By Joseph W. McPherson
ON THE TWENTY-SECOND of November in the year 1633, a 400-ton ship by the name of the Ark and a much smaller pinnace called the Dove set sail from the Isle of Wight off the coast of England. The names of the two vessels recalled the story of Noah and the Flood and, indeed, many of the passengers on board the ship could identify with that Old Testament figure for they were representative of the remnant of the Catholic Church in England that had survived the “flood” that had been unleashed upon her for a century.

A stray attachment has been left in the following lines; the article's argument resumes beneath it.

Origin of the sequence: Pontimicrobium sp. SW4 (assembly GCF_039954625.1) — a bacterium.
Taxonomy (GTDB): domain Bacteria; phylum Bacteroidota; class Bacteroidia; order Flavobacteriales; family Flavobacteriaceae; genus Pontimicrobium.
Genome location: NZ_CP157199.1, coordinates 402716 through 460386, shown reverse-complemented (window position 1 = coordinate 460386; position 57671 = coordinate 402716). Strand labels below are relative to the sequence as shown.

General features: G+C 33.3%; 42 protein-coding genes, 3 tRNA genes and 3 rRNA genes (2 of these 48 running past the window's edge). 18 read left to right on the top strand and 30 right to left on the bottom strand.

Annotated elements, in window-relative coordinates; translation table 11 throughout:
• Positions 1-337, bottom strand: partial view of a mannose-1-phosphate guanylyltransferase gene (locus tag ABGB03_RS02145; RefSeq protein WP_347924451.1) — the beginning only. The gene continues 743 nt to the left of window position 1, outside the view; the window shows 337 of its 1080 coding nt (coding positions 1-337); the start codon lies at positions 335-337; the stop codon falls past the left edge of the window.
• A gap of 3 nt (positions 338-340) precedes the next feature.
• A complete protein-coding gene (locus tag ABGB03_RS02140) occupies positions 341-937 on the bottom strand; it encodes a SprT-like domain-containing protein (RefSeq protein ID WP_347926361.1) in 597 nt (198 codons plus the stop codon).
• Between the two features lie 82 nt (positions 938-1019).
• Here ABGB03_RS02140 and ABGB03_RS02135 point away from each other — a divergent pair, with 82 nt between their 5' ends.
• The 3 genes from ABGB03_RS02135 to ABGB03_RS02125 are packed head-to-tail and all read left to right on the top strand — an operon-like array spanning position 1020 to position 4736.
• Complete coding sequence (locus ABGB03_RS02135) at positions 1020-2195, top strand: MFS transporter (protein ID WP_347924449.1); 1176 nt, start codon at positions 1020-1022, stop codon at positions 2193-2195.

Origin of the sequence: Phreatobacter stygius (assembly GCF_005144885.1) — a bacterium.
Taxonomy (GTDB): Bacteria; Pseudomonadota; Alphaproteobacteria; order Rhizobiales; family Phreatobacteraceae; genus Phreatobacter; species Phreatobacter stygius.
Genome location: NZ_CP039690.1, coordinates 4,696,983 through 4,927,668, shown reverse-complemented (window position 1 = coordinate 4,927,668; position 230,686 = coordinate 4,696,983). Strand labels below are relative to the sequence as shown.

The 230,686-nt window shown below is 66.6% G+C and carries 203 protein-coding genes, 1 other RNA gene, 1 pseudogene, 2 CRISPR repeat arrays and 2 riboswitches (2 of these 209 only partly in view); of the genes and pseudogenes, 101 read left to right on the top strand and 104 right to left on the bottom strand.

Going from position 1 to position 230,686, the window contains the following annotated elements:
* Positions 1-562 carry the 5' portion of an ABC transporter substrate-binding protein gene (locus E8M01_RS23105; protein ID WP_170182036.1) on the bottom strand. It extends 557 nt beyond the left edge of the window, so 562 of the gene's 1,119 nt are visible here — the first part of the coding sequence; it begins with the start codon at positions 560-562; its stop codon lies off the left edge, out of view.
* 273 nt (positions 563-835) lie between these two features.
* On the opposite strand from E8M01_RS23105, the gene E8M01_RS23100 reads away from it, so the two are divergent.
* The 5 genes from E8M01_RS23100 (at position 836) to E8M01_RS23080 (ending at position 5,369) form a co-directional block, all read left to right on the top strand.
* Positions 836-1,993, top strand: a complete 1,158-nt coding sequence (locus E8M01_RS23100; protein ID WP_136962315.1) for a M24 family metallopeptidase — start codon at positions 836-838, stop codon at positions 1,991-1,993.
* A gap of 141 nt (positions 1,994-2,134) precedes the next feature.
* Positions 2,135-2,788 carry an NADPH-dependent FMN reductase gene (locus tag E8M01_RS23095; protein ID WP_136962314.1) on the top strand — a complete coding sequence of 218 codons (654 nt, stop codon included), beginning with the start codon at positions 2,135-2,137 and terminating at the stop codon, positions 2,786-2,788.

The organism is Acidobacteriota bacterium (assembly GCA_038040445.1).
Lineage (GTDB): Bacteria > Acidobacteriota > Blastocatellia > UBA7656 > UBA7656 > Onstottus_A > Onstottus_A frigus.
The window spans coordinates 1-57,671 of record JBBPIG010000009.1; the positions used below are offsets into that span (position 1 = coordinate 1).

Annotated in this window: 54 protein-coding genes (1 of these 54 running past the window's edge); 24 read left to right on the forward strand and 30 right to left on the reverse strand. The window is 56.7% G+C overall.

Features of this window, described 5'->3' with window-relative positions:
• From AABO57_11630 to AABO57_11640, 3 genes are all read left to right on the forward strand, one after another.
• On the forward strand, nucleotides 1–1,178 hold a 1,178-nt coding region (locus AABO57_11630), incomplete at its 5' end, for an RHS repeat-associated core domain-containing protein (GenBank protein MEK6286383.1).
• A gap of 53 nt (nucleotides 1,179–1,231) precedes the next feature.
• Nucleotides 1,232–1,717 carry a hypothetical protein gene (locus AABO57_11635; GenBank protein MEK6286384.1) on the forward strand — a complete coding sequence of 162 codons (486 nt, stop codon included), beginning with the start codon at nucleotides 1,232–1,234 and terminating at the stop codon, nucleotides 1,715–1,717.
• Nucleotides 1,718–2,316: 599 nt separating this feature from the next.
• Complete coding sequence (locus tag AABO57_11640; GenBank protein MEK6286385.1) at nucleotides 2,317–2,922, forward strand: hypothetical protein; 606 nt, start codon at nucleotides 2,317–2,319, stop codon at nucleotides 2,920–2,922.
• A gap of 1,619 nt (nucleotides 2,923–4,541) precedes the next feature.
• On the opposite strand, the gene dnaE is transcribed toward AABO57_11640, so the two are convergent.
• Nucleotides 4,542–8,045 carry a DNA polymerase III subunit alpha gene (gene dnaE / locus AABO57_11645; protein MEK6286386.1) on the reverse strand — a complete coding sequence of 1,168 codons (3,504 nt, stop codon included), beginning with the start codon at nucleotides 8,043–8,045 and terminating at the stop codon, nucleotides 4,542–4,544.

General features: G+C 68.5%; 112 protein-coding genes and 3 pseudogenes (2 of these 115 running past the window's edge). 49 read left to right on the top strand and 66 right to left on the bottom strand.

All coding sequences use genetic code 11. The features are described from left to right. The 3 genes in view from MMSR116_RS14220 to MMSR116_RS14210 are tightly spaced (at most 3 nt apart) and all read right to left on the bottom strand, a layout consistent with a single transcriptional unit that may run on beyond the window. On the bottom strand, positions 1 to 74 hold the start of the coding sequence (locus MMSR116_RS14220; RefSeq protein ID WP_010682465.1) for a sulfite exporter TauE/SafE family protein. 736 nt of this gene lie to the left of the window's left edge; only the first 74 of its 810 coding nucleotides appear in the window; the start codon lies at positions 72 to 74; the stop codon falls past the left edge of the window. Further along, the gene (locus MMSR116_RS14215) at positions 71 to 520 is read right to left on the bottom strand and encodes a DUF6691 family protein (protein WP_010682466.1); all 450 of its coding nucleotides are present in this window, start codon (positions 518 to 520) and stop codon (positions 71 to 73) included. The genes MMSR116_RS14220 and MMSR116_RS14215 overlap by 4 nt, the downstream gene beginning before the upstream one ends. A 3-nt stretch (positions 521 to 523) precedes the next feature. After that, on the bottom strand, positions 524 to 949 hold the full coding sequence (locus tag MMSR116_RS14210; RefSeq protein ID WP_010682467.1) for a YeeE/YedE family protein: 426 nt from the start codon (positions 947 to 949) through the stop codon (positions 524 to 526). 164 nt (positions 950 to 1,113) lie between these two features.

The floodgates had been opened by Henry VIII a hundred years before. That king, driven by anxiety for a male heir to continue his young dynasty, had sought to put away his wife Catherine, daughter of Ferdinand and Isabella of Spain, in order to marry a young woman of his court. When the Pope would not put asunder what God had joined together, Henry took the matter into his own hands and severed the ancient unity with Rome.
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